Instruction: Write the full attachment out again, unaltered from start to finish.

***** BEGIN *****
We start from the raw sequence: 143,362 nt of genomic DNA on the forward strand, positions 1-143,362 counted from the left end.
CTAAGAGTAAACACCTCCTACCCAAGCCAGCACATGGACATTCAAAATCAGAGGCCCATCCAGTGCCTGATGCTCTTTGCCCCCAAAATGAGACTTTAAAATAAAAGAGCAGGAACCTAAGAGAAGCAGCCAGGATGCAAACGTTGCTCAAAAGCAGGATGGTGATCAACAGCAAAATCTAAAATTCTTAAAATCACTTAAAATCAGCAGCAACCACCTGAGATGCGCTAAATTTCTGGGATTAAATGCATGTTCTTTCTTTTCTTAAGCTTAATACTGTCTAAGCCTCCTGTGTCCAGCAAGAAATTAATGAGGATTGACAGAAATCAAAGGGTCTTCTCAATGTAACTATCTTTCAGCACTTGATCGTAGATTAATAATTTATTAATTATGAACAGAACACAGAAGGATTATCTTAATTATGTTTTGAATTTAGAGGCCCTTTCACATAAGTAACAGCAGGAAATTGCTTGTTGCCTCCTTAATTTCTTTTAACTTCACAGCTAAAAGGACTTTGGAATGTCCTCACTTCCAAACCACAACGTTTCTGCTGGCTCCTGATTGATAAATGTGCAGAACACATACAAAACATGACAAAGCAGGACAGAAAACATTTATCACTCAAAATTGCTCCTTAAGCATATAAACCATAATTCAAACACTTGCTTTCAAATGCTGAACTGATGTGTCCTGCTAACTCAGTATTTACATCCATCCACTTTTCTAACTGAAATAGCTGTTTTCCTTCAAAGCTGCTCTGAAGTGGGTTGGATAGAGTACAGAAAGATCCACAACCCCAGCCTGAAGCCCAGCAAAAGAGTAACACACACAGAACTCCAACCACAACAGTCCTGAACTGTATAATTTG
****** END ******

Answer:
We start from the raw sequence: 143,362 nt of genomic DNA on the forward strand, positions 1-143,362 counted from the left end.
CTAAGAGTAAACACCTCCTACCCAAGCCAGCACATGGACATTCAAAATCAGAGGCCCATCCAGTGCCTGATGCTCTTTGCCCCCAAAATGAGACTTTAAAATAAAAGAGCAGGAACCTAAGAGAAGCAGCCAGGATGCAAACGTTGCTCAAAAGCAGGATGGTGATCAACAGCAAAATCTAAAATTCTTAAAATCACTTAAAATCAGCAGCAACCACCTGAGATGCGCTAAATTTCTGGGATTAAATGCATGTTCTTTCTTTTCTTAAGCTTAATACTGTCTAAGCCTCCTGTGTCCAGCAAGAAATTAATGAGGATTGACAGAAATCAAAGGGTCTTCTCAATGTAACTATCTTTCAGCACTTGATCGTAGATTAATAATTTATTAATTATGAACAGAACACAGAAGGATTATCTTAATTATGTTTTGAATTTAGAGGCCCTTTCACATAAGTAACAGCAGGAAATTGCTTGTTGCCTCCTTAATTTCTTTTAACTTCACAGCTAAAAGGACTTTGGAATGTCCTCACTTCCAAACCACAACGTTTCTGCTGGCTCCTGATTGATAAATGTGCAGAACACATACAAAACATGACAAAGCAGGACAGAAAACATTTATCACTCAAAATTGCTCCTTAAGCATATAAACCATAATTCAAACACTTGCTTTCAAATGCTGAACTGATGTGTCCTGCTAACTCAGTATTTACATCCATCCACTTTTCTAACTGAAATAGCTGTTTTCCTTCAAAGCTGCTCTGAAGTGGGTTGGATAGAGTACAGAAAGATCCACAACCCCAGCCTGAAGCCCAGCAAAAGAGTAACACACACAGAACTCCAACCACAACAGTCCTGAACTGTATAATTTG